According to Plutarch, When Pericles heard that Anaxagoras was starving himself, Pericles approached Anaxagoras begging him to stop starving himself since if Anaxagoras were to die,Pericles will lose his counselor. It is at that point that Anaxagoras uttered " “even those who have occasion for a lamp supply it with oil.” But I cannot understand what Anaxagoras meant by those words.
See V.Azoulay, Pericles of Athens, (French ed., 2010), page 90:
Peicles' public commitments were so absorbing that he could not always spare the time to devote to his friends, even the closest of them. According to an anecdote related by Plutarch, Anaxagoras of Clazomenae reproached him for this neglect of the elementary rules of friendship:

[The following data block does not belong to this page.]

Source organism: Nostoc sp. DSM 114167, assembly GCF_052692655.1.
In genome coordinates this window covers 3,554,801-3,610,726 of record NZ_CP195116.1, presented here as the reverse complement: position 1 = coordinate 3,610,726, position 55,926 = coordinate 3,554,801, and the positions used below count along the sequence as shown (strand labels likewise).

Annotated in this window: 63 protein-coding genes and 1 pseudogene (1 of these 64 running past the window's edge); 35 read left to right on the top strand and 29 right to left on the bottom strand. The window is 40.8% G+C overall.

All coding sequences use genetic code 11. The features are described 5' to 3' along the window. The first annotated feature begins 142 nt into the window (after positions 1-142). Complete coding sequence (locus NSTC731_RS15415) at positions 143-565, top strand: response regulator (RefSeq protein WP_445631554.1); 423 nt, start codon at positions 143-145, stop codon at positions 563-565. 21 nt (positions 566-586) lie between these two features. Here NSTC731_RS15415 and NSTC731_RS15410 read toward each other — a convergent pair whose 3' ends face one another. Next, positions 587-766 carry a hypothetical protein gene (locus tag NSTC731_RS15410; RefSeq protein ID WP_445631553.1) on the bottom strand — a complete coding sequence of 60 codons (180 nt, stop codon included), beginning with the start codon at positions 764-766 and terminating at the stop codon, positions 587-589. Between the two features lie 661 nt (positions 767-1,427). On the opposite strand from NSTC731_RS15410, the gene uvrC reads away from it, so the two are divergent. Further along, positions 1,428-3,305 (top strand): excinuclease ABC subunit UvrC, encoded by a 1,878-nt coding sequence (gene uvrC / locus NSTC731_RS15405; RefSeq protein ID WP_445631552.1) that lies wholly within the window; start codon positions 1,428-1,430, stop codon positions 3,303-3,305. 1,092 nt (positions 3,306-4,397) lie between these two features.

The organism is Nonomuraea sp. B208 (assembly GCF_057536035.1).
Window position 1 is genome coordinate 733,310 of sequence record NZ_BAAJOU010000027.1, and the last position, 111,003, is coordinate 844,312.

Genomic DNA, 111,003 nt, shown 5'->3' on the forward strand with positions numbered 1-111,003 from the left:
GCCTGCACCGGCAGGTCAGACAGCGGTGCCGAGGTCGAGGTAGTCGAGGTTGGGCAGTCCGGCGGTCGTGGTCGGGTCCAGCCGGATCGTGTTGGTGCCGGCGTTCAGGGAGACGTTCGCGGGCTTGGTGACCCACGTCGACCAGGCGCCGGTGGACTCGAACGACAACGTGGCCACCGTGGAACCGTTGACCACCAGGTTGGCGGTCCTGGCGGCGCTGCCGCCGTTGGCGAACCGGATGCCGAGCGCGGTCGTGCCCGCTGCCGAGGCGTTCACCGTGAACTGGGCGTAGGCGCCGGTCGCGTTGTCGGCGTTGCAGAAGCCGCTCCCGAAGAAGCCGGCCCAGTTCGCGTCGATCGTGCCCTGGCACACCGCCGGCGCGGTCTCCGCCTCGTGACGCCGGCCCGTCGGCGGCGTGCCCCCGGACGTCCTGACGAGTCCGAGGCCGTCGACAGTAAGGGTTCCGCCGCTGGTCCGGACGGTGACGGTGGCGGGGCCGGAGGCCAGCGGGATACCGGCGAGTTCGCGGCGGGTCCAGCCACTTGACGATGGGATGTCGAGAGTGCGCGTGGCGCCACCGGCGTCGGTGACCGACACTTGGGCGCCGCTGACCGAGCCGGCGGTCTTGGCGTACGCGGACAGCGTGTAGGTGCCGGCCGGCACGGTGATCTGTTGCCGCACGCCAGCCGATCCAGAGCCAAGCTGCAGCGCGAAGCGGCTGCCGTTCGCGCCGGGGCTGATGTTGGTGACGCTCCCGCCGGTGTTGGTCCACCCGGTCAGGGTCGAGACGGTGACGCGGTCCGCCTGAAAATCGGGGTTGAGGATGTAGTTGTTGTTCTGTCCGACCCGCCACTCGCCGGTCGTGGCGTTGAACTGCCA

“At a time when Pericles was absorbed in business, Anaxagoras lay on his couch all neglected, in his old age, starving himself to death, [...] and when the matter came to the ears of Pericles, he was struck with dismay and ran at once to the poor man and besought him most fervently to live, bewailing not so much that great teacher’s lot as his own, were he now to be bereft of such a counsellor in the conduct of the city. Then Anaxagoras — so the story goes — unmuffled his head and said to him, ‘Pericles, even those who need a lamp pour oil therein’”.
The sense is: a friendship must be nourished.